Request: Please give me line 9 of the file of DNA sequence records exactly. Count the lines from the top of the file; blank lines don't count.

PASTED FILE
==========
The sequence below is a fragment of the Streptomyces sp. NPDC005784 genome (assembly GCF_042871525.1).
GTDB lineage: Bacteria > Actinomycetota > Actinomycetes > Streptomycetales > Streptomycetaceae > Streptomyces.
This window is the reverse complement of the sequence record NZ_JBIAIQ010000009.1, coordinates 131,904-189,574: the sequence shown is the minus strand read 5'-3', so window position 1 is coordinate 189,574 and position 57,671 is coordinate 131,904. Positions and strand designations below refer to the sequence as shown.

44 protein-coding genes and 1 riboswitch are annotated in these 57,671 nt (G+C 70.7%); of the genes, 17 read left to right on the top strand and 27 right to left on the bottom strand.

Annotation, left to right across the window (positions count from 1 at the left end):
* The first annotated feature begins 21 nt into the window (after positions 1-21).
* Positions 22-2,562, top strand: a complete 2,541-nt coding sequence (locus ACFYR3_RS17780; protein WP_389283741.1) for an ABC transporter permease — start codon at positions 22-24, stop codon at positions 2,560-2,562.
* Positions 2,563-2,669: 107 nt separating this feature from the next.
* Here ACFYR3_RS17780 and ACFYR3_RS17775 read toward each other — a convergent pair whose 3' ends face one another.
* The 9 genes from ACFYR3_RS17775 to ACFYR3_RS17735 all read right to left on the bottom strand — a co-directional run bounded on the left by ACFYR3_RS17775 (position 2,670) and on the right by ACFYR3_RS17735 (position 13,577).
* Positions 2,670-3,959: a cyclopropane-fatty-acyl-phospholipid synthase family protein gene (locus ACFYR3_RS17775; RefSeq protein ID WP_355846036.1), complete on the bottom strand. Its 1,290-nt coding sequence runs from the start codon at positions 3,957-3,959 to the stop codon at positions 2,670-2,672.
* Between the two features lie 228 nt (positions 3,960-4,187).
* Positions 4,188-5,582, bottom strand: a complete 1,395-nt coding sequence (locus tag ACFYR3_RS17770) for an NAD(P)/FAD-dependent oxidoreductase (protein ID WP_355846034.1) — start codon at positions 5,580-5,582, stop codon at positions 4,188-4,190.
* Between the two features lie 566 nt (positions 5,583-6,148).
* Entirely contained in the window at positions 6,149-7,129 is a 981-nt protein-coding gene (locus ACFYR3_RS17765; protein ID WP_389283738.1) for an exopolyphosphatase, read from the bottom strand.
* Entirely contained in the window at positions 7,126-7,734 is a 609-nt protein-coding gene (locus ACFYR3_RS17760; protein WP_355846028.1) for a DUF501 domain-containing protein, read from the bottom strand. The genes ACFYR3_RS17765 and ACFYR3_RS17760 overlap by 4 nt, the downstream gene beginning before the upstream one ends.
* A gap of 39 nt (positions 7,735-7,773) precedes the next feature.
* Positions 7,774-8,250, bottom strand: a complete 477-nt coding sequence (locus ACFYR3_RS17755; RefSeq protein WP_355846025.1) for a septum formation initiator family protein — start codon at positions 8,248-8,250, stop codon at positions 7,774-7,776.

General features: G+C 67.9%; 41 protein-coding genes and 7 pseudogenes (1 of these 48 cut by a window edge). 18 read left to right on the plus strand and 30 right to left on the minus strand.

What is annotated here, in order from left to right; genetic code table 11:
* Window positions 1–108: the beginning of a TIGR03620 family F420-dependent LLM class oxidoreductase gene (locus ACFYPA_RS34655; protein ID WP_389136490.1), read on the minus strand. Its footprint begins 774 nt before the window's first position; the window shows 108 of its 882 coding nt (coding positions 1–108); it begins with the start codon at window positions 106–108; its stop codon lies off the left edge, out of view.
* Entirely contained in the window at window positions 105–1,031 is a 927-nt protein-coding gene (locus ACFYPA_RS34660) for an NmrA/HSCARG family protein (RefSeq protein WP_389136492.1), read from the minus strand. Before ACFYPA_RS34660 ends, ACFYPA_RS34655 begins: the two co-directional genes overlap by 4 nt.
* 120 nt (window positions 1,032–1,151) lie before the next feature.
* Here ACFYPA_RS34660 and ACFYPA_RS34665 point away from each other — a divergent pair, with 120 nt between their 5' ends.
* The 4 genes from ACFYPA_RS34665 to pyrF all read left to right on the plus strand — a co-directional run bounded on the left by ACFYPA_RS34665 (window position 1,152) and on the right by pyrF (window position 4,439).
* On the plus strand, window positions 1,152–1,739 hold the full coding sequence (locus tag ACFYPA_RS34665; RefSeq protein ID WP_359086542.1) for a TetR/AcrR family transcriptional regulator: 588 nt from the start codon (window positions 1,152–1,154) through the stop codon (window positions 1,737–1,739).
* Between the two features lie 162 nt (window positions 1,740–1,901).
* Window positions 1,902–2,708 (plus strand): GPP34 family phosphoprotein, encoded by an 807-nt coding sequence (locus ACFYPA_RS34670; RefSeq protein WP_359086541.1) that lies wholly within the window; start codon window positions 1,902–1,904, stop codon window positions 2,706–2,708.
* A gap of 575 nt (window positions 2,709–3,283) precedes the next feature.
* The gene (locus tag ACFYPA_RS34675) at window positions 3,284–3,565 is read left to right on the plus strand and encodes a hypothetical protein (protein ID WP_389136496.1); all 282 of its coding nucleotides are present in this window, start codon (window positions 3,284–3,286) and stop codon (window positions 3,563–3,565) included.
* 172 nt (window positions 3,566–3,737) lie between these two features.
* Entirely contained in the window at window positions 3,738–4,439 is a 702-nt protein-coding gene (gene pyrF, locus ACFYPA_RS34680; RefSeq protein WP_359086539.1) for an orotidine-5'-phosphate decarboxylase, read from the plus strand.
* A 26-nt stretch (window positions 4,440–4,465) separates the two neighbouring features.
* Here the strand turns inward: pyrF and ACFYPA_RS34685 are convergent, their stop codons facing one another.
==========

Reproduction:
* Here ACFYR3_RS17780 and ACFYR3_RS17775 read toward each other — a convergent pair whose 3' ends face one another.